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How Blake Griffin’s long ball fits in with the Detroit Pistons

A look into Blake Griffin’s game beyond the arc.

NBA: Boston Celtics at Los Angeles Clippers Richard Mackson-USA TODAY Sports

Before we get started - let the DBB Book of Records forever show I’m in favor of this trade.

Ok, that’s out-of-the-way and we can promptly move on.

There is a lot to unpack with “Detroit Pistons power forward Blake Griffin” so lets take this step-by-step starting with Griffin’s three-point stroke and how it fits in with Detroit’s established(?) offense.

Griffin dabbled in three-point shooting prior to this year but his previous season high of 38 makes is largely ordinary.

As the game continues to expand far past the three-point line, players, coaches and DBB must adjust accordingly. Adapt or die, right?

In only 33 games this year, he’s already connected on 64 long-balls at a 34-percent clip. With a volume of nearly six(!) attempts a game, it’s safe to say he feels comfortable pulling the trigger.

Not too bad for a three-point newb.

In shot-chart form, it looks something like this:

You know what’s boring, though?

Numbers without context.

How he’s getting those shots off is much more meaningful than some yawn-inducing shot-chart.

If you’ve watched the Pistons play for any amount of time this year, you surely notice they —like all teams—have a certain set of plays and sets in which they lean on.

For instance, this double-screen Horns look is a staple:

Pair a shooting big with a rolling big and let the fun begin. It’s nothing particularly innovative but it’s effective and it was used in LaLa land to free up Griffin:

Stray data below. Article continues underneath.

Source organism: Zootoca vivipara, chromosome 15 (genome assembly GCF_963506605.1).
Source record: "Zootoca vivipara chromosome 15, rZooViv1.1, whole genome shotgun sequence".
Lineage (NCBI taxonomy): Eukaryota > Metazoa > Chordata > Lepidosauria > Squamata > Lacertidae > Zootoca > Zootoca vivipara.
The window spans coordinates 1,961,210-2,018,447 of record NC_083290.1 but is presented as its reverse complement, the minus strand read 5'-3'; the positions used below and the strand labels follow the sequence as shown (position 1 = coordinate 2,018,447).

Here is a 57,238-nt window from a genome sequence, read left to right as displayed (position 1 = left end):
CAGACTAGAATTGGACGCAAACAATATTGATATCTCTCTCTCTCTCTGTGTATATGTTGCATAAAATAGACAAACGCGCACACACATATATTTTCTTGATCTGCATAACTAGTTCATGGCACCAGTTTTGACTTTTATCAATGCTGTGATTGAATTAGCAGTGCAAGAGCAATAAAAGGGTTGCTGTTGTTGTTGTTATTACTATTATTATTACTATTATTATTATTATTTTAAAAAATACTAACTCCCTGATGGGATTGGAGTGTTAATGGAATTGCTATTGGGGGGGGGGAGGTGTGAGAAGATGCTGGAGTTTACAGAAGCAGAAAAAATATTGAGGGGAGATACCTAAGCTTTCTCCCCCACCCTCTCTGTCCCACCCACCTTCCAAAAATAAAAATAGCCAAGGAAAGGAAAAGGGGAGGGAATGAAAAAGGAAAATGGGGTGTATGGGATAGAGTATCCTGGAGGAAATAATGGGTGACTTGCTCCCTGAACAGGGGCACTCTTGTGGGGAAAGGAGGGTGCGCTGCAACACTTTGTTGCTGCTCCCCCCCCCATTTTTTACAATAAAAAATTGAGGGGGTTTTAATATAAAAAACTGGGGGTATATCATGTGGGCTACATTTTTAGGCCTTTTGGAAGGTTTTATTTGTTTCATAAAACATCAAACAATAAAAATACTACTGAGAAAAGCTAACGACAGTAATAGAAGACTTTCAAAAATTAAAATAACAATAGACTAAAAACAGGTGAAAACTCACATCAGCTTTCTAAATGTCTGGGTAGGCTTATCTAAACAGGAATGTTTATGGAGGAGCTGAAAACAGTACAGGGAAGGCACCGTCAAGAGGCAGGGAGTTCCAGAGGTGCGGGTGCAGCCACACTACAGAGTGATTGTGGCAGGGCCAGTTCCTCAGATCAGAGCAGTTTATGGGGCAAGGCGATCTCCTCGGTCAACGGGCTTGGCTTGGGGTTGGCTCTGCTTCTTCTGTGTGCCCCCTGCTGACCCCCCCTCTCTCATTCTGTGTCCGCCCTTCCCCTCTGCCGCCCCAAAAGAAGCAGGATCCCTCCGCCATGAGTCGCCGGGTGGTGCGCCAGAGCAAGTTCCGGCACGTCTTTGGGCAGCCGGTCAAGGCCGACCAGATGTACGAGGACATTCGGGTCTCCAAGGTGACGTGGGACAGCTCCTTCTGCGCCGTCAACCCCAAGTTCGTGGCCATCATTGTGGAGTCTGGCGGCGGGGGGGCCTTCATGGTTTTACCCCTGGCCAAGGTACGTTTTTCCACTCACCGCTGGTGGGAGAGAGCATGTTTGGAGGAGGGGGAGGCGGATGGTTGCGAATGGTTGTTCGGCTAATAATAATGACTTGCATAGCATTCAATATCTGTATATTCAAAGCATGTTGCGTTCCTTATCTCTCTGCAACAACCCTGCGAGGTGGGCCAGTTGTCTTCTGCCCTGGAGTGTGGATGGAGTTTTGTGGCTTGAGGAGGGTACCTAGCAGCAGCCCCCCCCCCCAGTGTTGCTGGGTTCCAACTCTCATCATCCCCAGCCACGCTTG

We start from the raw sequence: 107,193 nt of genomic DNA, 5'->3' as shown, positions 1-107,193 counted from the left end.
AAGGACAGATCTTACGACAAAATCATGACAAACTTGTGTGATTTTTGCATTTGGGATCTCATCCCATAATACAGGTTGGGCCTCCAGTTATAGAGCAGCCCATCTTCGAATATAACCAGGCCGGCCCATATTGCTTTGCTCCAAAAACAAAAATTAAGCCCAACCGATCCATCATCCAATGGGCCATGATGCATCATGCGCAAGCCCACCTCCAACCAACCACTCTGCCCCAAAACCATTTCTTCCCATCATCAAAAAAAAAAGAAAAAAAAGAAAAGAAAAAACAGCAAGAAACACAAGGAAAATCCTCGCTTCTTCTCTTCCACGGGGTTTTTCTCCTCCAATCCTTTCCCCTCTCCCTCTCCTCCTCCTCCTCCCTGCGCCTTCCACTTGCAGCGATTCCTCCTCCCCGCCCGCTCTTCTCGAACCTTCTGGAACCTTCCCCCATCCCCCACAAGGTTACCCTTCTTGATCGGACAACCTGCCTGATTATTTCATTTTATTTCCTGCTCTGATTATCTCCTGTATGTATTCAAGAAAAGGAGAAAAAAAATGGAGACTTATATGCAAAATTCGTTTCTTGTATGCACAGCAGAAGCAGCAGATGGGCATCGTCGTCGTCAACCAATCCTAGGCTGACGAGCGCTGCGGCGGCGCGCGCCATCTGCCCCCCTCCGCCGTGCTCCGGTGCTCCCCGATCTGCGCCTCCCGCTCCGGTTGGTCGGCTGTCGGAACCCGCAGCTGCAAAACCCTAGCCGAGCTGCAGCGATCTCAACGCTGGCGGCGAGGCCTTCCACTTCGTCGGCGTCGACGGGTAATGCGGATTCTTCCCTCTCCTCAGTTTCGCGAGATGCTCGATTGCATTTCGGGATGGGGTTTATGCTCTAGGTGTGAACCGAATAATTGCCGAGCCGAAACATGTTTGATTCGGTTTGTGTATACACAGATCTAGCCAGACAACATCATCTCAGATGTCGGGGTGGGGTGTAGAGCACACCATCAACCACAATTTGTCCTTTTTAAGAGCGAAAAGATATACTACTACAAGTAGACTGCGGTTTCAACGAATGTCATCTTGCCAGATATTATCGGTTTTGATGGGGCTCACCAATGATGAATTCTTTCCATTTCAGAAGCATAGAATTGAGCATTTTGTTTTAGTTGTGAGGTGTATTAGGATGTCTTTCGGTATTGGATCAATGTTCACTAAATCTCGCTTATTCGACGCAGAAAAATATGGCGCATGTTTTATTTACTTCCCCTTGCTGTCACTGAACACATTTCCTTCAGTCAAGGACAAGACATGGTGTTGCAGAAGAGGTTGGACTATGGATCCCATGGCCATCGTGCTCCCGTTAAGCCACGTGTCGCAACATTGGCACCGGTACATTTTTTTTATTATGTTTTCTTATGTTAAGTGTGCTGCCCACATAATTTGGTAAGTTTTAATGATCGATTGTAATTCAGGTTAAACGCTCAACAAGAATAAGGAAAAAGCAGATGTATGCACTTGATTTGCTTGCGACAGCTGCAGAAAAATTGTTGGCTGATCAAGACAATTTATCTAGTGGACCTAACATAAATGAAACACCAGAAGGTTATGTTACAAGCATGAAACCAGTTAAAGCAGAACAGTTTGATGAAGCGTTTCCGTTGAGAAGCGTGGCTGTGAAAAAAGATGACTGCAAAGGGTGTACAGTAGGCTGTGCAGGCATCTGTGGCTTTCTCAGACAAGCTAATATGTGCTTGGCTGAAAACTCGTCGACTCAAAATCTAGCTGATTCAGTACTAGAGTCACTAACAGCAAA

We’ve all witnessed Andre Drummond transform his offensive game which includes initiating offense from the dribble hand-off. If called upon, Griffin has shown the capability to do so as well but can step back beyond the arc to finish the possession:

Another Drummond trait and Pistons’ favorite is the drag screen:

Drummond—a monster on the boards—will often be the last person to cross the timeline due to his defensive rebounding commitment.

Similarly, Griffin will do the same but can set the screen or spot-up:

When the Memphis Grizzlies employed both Zach Randolph and Marc Gasol, the offensive menu included a double drag-screen for their trailing bigs or a spot-up by Gasol and a screen by Randolph (which is essentially the same thing):

The variables aren’t the exact same in Detroit with Griffin and Drummond but you don’t have to squint hard to make out the positives of two rebounding bigs.

Griffin scores 1.25 PPP as the roll man in the PNR with a handful of those coming from a pick-and-pop:

He’s no Tobias Harris in the spot-up shooting category but he’s respectable and must be accounted for:

Color me fascinated in how Stan Van Gundy will use Blake Griffin beyond the three-point line.

I’ve asked SBNation for a $10 Jets Pizza gift certificate and assuming my demands are met, I’ll dive into his playmaking role later in the week.

Oh, and cheer up Jamie, we’ll be just fine!